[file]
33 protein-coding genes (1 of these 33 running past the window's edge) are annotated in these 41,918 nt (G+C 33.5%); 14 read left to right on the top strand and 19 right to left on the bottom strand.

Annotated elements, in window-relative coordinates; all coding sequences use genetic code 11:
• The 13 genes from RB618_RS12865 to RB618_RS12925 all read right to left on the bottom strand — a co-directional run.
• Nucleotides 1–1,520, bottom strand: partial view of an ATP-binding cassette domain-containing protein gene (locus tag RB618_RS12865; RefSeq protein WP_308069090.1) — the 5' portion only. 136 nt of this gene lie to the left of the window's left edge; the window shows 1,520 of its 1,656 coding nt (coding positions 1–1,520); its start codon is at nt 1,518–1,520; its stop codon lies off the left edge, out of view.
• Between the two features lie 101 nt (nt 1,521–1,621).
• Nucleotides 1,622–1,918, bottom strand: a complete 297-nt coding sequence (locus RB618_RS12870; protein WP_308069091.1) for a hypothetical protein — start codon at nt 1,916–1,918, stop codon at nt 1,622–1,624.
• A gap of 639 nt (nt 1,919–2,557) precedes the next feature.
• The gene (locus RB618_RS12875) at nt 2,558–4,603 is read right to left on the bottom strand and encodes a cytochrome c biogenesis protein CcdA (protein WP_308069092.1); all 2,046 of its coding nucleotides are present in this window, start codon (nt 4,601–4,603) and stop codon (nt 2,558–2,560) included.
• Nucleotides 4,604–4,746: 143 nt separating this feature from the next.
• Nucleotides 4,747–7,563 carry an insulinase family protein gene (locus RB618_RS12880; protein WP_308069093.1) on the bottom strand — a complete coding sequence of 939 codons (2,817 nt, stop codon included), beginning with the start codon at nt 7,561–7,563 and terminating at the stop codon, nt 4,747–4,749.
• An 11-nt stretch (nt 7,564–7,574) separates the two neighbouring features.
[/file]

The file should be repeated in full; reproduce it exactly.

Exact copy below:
33 protein-coding genes (1 of these 33 running past the window's edge) are annotated in these 41,918 nt (G+C 33.5%); 14 read left to right on the top strand and 19 right to left on the bottom strand.

Annotated elements, in window-relative coordinates; all coding sequences use genetic code 11:
• The 13 genes from RB618_RS12865 to RB618_RS12925 all read right to left on the bottom strand — a co-directional run.
• Nucleotides 1–1,520, bottom strand: partial view of an ATP-binding cassette domain-containing protein gene (locus tag RB618_RS12865; RefSeq protein WP_308069090.1) — the 5' portion only. 136 nt of this gene lie to the left of the window's left edge; the window shows 1,520 of its 1,656 coding nt (coding positions 1–1,520); its start codon is at nt 1,518–1,520; its stop codon lies off the left edge, out of view.
• Between the two features lie 101 nt (nt 1,521–1,621).
• Nucleotides 1,622–1,918, bottom strand: a complete 297-nt coding sequence (locus RB618_RS12870; protein WP_308069091.1) for a hypothetical protein — start codon at nt 1,916–1,918, stop codon at nt 1,622–1,624.
• A gap of 639 nt (nt 1,919–2,557) precedes the next feature.
• The gene (locus RB618_RS12875) at nt 2,558–4,603 is read right to left on the bottom strand and encodes a cytochrome c biogenesis protein CcdA (protein WP_308069092.1); all 2,046 of its coding nucleotides are present in this window, start codon (nt 4,601–4,603) and stop codon (nt 2,558–2,560) included.
• Nucleotides 4,604–4,746: 143 nt separating this feature from the next.
• Nucleotides 4,747–7,563 carry an insulinase family protein gene (locus RB618_RS12880; protein WP_308069093.1) on the bottom strand — a complete coding sequence of 939 codons (2,817 nt, stop codon included), beginning with the start codon at nt 7,561–7,563 and terminating at the stop codon, nt 4,747–4,749.
• An 11-nt stretch (nt 7,564–7,574) separates the two neighbouring features.